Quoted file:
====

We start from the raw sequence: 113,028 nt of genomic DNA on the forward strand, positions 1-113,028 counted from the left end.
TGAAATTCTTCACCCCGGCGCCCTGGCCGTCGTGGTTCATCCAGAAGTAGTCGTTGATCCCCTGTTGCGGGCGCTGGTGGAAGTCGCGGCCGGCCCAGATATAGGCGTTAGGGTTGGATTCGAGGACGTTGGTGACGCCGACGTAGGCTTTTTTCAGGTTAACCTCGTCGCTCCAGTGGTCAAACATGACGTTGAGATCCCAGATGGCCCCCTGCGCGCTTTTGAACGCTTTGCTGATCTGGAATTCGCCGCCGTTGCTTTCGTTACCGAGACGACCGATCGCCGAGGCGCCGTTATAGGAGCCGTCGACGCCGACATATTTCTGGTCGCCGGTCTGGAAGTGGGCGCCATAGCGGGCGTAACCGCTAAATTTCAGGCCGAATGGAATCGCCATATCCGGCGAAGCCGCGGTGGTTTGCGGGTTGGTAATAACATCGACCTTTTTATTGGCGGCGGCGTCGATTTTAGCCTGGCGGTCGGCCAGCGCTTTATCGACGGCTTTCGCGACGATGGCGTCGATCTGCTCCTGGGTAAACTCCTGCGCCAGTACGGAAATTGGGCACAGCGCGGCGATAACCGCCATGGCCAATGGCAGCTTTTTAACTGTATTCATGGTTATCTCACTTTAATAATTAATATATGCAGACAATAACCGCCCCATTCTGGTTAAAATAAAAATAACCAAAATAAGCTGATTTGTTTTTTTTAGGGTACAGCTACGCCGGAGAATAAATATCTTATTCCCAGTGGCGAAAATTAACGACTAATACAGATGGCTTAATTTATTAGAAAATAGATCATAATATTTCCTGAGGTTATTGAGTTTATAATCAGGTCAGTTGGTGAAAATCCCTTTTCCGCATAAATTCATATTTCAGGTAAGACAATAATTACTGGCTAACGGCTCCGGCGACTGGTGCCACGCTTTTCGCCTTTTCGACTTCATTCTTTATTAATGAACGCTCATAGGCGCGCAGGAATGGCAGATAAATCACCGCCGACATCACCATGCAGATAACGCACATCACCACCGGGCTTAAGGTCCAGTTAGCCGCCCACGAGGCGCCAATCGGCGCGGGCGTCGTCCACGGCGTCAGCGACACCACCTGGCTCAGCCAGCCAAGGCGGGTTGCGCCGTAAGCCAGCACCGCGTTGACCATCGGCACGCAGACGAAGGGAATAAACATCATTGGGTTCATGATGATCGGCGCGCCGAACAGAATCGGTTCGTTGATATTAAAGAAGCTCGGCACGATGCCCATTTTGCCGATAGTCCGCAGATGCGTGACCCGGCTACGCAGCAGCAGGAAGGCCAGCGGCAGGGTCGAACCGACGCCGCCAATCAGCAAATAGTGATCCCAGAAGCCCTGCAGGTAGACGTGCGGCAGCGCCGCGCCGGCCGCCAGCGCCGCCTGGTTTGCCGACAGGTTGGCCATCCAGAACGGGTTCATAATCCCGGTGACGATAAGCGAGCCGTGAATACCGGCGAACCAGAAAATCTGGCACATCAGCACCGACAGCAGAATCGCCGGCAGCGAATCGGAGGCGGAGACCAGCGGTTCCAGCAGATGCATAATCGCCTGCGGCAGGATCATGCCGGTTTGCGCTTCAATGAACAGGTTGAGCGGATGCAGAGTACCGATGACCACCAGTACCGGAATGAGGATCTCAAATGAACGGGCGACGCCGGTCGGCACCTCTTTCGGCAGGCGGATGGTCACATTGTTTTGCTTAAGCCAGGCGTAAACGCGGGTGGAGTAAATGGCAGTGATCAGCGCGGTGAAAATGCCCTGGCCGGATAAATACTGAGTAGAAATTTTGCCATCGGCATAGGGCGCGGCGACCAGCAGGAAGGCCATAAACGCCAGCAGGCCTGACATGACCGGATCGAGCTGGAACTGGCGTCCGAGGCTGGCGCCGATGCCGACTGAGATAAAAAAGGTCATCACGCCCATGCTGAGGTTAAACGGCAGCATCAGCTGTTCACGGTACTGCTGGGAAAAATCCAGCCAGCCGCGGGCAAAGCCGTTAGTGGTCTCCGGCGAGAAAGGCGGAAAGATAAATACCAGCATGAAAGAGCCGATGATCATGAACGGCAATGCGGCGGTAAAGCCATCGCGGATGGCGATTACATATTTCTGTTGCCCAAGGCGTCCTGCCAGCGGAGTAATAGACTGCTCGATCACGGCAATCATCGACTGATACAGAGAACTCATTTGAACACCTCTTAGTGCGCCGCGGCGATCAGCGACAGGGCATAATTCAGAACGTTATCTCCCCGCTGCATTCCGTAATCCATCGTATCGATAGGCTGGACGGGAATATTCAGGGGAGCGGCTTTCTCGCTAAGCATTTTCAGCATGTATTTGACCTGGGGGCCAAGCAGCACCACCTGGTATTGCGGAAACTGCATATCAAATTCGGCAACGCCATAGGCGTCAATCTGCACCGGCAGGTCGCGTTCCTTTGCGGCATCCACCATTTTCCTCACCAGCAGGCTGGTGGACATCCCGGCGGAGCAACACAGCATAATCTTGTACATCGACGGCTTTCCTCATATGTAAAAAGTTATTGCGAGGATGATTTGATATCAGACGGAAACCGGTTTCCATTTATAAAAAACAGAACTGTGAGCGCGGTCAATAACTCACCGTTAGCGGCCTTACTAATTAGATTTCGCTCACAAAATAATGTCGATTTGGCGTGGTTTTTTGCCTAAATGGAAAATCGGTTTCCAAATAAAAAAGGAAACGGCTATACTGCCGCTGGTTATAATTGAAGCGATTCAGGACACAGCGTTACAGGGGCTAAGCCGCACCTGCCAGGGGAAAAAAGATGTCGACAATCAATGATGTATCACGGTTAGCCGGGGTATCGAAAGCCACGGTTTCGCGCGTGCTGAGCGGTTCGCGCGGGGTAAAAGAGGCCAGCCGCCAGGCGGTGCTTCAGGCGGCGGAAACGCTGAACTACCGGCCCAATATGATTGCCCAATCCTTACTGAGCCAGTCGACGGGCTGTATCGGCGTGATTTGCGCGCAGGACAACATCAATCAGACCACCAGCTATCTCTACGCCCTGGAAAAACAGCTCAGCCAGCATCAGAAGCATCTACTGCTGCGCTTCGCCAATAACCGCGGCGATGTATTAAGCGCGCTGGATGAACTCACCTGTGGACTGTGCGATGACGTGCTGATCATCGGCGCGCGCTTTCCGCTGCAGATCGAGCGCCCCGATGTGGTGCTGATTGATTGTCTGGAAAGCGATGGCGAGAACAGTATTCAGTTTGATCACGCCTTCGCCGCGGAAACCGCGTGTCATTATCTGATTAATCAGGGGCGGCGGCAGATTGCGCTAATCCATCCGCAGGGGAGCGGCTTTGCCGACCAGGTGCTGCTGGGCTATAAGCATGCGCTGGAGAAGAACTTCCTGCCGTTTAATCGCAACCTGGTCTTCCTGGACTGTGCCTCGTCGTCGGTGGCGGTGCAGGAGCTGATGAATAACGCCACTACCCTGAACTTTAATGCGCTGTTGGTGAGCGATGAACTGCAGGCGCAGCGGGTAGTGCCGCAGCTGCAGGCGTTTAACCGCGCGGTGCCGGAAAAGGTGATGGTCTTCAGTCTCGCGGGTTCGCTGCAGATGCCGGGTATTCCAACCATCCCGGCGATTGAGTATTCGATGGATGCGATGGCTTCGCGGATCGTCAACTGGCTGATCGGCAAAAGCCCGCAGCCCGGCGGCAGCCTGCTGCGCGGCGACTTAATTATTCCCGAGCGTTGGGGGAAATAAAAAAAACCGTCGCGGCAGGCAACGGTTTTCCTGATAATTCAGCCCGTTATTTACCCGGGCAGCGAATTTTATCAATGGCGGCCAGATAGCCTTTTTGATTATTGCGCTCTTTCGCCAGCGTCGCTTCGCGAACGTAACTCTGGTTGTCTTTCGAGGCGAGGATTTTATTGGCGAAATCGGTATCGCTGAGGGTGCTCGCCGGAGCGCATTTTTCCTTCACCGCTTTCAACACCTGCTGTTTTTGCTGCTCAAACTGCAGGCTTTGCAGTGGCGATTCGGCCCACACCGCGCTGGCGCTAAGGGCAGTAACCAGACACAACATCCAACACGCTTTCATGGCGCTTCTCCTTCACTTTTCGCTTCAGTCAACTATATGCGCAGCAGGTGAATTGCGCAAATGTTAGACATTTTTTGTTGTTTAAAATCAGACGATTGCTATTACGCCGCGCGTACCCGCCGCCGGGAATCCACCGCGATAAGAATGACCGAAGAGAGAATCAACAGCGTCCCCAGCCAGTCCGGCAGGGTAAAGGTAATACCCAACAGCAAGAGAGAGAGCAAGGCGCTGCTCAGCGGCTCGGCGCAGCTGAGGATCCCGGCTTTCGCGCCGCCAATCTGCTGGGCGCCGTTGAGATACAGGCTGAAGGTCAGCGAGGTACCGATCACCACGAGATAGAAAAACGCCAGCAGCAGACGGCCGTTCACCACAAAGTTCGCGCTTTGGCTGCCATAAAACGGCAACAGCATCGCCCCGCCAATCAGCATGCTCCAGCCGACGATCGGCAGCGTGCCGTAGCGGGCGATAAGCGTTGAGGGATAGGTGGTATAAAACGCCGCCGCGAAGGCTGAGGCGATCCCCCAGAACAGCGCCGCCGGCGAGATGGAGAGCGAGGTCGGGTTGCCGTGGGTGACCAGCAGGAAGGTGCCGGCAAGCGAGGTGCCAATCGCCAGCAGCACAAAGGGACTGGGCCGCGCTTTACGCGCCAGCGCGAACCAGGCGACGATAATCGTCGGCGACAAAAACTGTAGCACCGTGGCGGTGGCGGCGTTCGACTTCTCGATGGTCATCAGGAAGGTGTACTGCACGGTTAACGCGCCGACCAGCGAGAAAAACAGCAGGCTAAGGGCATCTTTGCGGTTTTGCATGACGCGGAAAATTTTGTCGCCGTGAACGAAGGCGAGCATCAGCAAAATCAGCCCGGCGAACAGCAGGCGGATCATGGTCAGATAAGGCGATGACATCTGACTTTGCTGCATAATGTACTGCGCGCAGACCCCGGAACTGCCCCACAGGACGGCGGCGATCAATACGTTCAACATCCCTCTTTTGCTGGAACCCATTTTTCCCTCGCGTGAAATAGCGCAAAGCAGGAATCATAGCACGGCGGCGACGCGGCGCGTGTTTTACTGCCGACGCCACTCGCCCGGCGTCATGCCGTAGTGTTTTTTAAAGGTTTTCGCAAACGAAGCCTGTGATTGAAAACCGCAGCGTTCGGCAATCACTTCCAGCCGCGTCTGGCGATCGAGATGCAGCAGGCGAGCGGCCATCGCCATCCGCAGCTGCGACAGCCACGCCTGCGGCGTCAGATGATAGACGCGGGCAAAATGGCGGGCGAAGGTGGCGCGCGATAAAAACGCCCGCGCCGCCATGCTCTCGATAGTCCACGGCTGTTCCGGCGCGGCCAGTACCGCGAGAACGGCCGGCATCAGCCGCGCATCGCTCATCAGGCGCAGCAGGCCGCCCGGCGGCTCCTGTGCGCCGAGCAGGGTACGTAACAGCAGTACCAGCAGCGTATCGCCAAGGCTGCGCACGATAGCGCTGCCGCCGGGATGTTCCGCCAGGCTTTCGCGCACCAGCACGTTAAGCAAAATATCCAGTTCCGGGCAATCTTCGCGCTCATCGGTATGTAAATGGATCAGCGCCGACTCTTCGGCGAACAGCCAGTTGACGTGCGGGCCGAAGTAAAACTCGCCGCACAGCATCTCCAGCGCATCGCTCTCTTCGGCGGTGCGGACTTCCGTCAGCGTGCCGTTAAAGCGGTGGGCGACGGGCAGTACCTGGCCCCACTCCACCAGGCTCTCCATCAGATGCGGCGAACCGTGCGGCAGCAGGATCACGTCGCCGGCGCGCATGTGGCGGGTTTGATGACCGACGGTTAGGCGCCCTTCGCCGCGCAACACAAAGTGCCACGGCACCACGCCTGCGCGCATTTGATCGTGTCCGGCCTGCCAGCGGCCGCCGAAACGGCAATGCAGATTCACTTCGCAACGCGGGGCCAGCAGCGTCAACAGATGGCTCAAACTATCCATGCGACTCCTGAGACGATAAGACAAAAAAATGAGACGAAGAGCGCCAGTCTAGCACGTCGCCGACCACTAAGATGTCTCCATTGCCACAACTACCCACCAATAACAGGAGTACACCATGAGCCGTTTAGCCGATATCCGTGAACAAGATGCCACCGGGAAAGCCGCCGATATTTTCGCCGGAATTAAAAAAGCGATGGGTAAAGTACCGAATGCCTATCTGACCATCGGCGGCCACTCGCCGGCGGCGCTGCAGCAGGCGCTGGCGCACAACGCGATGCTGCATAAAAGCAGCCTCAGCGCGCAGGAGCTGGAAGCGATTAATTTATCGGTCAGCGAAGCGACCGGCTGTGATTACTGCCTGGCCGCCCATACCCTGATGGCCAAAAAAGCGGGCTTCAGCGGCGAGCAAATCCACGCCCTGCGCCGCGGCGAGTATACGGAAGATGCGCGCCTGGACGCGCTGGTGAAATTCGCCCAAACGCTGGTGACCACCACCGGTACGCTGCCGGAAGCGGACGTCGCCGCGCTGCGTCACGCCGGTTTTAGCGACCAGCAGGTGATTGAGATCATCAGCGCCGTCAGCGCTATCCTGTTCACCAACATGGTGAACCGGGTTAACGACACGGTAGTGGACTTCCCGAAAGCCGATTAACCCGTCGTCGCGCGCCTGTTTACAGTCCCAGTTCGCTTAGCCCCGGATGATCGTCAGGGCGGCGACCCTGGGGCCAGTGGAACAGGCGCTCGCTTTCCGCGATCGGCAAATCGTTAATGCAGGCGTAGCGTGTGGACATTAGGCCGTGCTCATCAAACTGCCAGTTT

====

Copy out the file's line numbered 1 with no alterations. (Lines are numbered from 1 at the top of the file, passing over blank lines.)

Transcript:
We start from the raw sequence: 113,028 nt of genomic DNA on the forward strand, positions 1-113,028 counted from the left end.